I keep the number of mailing lists I monitor pretty small, and generally when I add one, I remove another. Lately one that I’ve got on my list and have been paying attention to is the PUG-IP (Python User Group In Princeton)…and lately there has been a small thread going on about what is object oriented programming (OOP) and how can a beginner understand and actually use it.
I find this a pretty interesting question as I remember struggling with this many moons ago as well (when I was first digging into Java actually)…and even more interesting to me is that, even after all these years of ‘using’ OOP, most of the gurus on the list agree that it’s a complex topic to explain to beginners.
I agree, and I think it’s because of two main reasons:
1. OOP involves a heavy does of theory…and truly understanding theory generally involves a heavy does of experience. That is, you’ve just got to use it, and you’ve got to break it, to understand it. That makes it very hard to learn.
2. The dirty little secret is that I’ve found in practice most OOP that people write is really just functional programming in disguise, and the talented functional programmer can have a pretty full and happy career without ever really understanding (or fully using) OOP. That is, OOP involves a lot of hype.
In fact I will freely admit that my own understanding and use of OOP is pretty basic (so please do take everything I say around the topic with a grain of salt).
Luckily being that this is the internet, and my own blog, I don’t actually have to be good at something to try and explain it to others…so without further ado, here’s my own quick and dirty explanation of OOP for beginners.
OOP is a style of programming in which you attempt to model your code after the way we attempt to explain the real world.
The 3 steps in OOP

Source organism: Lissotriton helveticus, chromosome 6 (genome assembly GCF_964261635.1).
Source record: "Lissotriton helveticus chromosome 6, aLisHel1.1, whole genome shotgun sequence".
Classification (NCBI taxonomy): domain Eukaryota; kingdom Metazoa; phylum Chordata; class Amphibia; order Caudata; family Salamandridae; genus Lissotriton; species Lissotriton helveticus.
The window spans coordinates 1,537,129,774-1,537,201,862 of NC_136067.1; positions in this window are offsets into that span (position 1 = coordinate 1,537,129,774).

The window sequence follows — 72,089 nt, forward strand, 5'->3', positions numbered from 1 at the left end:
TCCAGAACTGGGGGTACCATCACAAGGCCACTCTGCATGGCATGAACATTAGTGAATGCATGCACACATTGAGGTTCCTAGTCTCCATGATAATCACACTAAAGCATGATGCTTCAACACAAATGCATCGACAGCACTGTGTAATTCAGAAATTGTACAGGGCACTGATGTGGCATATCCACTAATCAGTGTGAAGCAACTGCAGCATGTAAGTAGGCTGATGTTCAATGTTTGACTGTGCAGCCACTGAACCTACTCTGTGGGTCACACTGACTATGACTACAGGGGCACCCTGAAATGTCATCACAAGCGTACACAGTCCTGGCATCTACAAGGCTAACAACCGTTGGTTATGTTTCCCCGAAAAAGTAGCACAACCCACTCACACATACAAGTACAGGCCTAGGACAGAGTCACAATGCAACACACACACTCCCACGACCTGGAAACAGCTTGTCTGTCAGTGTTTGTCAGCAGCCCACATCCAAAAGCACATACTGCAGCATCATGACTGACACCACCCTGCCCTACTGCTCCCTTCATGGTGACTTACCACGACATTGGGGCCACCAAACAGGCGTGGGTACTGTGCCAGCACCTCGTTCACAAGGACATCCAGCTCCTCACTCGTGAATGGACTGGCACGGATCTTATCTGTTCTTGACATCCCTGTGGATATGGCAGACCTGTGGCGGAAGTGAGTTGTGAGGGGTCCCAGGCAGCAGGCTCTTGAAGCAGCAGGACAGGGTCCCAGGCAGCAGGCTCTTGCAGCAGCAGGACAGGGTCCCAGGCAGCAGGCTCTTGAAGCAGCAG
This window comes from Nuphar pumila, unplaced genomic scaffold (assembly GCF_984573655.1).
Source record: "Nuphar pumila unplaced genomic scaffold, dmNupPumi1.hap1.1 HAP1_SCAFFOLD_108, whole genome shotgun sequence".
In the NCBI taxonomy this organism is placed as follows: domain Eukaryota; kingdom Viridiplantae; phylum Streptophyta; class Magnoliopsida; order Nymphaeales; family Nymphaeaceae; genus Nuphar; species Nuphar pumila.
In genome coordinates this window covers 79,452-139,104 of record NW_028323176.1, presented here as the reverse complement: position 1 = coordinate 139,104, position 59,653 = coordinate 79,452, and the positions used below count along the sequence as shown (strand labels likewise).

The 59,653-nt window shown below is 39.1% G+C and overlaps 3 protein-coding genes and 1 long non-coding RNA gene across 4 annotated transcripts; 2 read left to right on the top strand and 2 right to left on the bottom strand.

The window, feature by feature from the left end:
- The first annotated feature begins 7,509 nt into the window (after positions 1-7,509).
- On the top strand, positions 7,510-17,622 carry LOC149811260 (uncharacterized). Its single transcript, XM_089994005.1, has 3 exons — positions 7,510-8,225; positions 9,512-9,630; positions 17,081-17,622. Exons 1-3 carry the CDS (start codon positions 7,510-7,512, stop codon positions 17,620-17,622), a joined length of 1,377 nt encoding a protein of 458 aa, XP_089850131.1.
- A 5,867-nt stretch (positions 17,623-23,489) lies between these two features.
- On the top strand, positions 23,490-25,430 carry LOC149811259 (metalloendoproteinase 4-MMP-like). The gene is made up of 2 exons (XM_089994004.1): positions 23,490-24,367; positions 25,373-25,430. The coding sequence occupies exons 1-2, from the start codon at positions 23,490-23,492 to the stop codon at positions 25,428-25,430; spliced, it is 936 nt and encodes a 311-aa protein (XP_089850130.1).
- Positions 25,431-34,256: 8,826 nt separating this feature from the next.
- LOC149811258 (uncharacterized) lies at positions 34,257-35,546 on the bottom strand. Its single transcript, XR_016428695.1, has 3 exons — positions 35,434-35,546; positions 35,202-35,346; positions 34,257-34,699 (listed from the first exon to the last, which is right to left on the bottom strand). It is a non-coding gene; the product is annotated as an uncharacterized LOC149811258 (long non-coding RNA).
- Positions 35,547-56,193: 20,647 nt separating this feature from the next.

1. Define an object
Classes are really just definitions of an object. In plain English it would go something like this:
“Do you know what a glyphon is? No? It’s a round thing that bounces.”
In code we do the same thing when we define a class. We name the class, and we set up functions (or methods) that explain the details of the class. If you look at the group of methods within a given class as a whole, you get a sense of the definition of a class (ie. what a object of this class can do).
2. Create an object
I think this is a step that many beginners don’t really get at first, but once you get the idea that classes are just definitions of what an object is I think it starts to make sense that defining something doesn’t actually mean the 'something’ exists. You’ve got to create an instance of that thing before you can actually use it.
In the real world it’s the difference between talking about something and actually having that something in your hands or in the physical world. In code, it’s the bit where you generally see a statement calling the new or init functions like:
my_glyphon = Glyphon()
3. Use an object
So now that you’ve defined what a Glyphon is, and you’ve actually got one in your hands, you can finally start to 'do’ stuff with it…and that’s where your actual 'program’ does stuff.
In the real world it’s the part where you bounce the glyphon on the floor or throw the glyphon to your friend. In code, it’s the part where you implement your program’s specific business logic.
This is another spot where I think many beginners get depressed. It sure seems like a lot of work to have to define an object, then create the object, just so you can FINALLY start to use the object…and the sad truth is that, yes, in many cases it *is* a lot of work. And that’s also why in many cases, especially in small one-off programs (or poorly designed large programs), OOP doesn’t actually make a lot of sense.
So why use OOP at all? Well, there actually are a few advantages OOP can give you (when done correctly and used in the proper situations). Let’s take a quick look at what some of those advantages are.
The advantages to OOP (in theory)